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Cassie Mayer

EDUG 550
RICA Reflection 12 &13
In my both my classrooms that I am student teaching in I have seen kids read
as fast as they can. The speed read across the page like it is a race in order to be
the fastest in the class. More often than not, however, the student can recall very
little from what they read and shows even less understanding. Comprehension is
the understanding of what is being read. There are many concepts and factors that
affect comprehensions such as, literal, inferential, and evaluative comprehension
skills. There are also instructional strategies that can be used in all types of text to
help with comprehension, such as what to do before children read, during reading,
after reading.
Literal comprehension is the ability of the reader to understand surface level
meaning. For example in my first grade guided reading the SIPPS mini book series
do not have much depth, so student only tend to draw surface level understanding
from them, such as, the dog got dirty, or the pig was pink. The ability to
interpret what one has read is inferential comprehension skills. The answers to
inferential questions are not in the text, they are in the readers your head. A
classroom example of this would be predicting what would happen next in the story
Beware of the Storybook Wolves, as my tutees did based on what they can
assume will happen as events unfold. Evaluative comprehension skills is the ability
to make judgments about what is read. The answers to these questions are also in
the readers head, rather than the book. While reading Thidwick the Kindhearted
Moose, with my tutees, we made judgements based on the different characters

character. Such as, was the kindness of the moose, versus the rudeness of the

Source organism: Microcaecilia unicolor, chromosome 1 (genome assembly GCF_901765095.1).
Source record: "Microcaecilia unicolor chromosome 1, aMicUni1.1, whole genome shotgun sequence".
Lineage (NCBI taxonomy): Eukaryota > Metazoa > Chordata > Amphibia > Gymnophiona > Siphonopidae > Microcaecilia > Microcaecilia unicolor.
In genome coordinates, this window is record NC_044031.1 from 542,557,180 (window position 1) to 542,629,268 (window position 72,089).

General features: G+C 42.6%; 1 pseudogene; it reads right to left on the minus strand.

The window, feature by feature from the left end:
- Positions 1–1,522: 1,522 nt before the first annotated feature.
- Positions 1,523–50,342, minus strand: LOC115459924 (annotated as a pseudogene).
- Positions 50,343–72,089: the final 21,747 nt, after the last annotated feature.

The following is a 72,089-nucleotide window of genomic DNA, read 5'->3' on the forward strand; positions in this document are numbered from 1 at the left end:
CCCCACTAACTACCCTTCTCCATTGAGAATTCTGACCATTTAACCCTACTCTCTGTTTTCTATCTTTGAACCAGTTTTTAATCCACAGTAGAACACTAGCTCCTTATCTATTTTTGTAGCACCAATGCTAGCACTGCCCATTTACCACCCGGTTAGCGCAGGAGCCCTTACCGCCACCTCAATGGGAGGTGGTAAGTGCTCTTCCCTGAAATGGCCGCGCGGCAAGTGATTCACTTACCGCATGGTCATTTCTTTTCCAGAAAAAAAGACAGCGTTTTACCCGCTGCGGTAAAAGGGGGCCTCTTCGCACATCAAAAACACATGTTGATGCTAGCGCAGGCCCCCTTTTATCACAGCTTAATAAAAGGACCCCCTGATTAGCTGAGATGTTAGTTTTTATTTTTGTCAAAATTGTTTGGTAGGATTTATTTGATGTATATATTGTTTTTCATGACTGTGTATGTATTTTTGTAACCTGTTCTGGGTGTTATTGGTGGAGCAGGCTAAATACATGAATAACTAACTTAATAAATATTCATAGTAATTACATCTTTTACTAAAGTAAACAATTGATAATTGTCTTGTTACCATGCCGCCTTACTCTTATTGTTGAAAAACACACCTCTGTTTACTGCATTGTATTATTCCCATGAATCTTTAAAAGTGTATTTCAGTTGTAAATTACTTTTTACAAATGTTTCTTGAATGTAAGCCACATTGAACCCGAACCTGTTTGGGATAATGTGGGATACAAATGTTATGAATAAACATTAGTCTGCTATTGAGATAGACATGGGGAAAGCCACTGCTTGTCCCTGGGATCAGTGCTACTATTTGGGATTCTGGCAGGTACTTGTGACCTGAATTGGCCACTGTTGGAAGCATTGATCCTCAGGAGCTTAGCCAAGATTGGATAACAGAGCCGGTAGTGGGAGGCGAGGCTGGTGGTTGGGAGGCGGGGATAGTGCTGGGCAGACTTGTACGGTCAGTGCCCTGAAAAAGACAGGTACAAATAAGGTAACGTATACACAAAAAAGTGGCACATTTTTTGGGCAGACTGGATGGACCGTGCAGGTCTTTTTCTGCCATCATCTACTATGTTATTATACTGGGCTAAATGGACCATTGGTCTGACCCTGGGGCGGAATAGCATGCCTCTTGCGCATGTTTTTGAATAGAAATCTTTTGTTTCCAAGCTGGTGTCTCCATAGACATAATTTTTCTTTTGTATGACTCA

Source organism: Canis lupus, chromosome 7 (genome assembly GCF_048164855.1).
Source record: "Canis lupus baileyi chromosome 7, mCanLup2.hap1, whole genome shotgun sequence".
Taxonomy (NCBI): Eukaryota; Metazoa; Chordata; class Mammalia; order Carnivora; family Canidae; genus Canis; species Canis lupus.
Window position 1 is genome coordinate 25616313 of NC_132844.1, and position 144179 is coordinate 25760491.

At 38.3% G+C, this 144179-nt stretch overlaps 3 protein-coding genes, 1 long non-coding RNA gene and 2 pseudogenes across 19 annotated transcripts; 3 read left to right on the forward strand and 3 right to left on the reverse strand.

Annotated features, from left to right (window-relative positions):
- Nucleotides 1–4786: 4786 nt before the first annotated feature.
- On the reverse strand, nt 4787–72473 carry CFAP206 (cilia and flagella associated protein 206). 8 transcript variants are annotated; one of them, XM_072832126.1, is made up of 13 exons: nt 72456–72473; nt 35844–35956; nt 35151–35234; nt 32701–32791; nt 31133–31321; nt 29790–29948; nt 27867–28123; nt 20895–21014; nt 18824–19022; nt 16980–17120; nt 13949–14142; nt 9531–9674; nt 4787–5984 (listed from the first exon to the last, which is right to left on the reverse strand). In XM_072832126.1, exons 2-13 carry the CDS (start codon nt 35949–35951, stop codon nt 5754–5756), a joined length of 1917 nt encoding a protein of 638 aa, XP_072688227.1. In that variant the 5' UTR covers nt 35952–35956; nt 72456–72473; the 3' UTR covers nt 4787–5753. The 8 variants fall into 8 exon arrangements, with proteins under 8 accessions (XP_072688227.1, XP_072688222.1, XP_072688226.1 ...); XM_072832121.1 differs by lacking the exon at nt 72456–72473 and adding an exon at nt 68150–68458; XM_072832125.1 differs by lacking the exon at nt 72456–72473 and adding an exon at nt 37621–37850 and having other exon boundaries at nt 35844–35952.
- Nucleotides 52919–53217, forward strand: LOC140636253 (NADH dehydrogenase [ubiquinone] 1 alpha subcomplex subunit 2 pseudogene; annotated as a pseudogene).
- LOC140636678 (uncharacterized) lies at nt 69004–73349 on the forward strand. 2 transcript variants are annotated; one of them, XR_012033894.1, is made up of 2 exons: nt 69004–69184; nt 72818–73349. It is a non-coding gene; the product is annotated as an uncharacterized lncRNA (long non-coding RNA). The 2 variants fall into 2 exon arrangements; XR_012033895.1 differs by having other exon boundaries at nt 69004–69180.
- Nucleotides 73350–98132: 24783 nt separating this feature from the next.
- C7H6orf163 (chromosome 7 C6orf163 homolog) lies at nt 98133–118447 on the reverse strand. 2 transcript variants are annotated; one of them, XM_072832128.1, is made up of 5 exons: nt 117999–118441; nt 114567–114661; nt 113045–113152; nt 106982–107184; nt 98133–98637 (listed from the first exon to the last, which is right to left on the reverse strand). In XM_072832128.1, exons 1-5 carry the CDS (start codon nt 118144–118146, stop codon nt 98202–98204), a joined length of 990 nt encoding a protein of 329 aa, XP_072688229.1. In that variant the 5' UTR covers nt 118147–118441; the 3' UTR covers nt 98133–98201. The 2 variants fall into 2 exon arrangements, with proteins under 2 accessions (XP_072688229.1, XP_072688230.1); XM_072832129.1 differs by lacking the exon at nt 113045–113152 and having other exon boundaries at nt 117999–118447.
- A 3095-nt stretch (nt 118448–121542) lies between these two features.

unwelcomed guests, and what they SHOULD have done differently.
There are many different strategies to use before, during, and after reading
with/to/by students. One very important strategy Ive used while working with
students before reading is setting them up for success by setting the purpose for
reading. This gives students an idea of what they are to focus on while reading, and
why its important for them to read it. For example, during a science lesson my
master teacher set the purpose for reading by saying, we are going to read an
article about whether or not monsters are real. We learn about the myths, the
evidence, and the facts about monsters. During reading it is beneficial to support
comprehension by predicting, generating questions, clarifying, and summarizing
text. This is seen as I read to my tutees weekly when I ask questions like, what will
happen next? Based on what we already know, who do you think caused the
problem? What do you think the phrase quick as a quick thing means? After
reading it is important to help comprehension by reviewing what was read, asking
summative questions, or do a quick write. While students learn and read there are a
lot of thoughts floating around in their head. One of my favorite activities to do after
reading something that is full of information is to do a quick write with my students.
Not only is the good evidence for me as a teacher to see what my students have
learned but it also helps my students get what is stuck in their head out, and on
paper and helps support their memory.
In my future classroom reading comprehension will be very important. One
strategy I would like to bring into my classroom would be to explicitly trach literal,
inferential, and evaluative comprehension skills. This way I set my students up for
success in the future and they understand how to answer specific questions as best

as they can without confusion, which also supports comprehension. During reading
in my classroom, it is important to ask questions to check for understanding and to
get the cognitive process started in my students head, but I would like to model this
thinking in order for a gradual release of responsibility. As my time with my students
go, I would like to foster this thinking so that it is second nature to them and
comprehension is that much easier on their own.

Works Cited
Zarrillo, J. J. (2011). Ready for Revised RICA A Test PReparation Guide for California's
Reading Instruction Competence Assessment (3rd ed.). Boston, MA: Pearson
Education, Inc.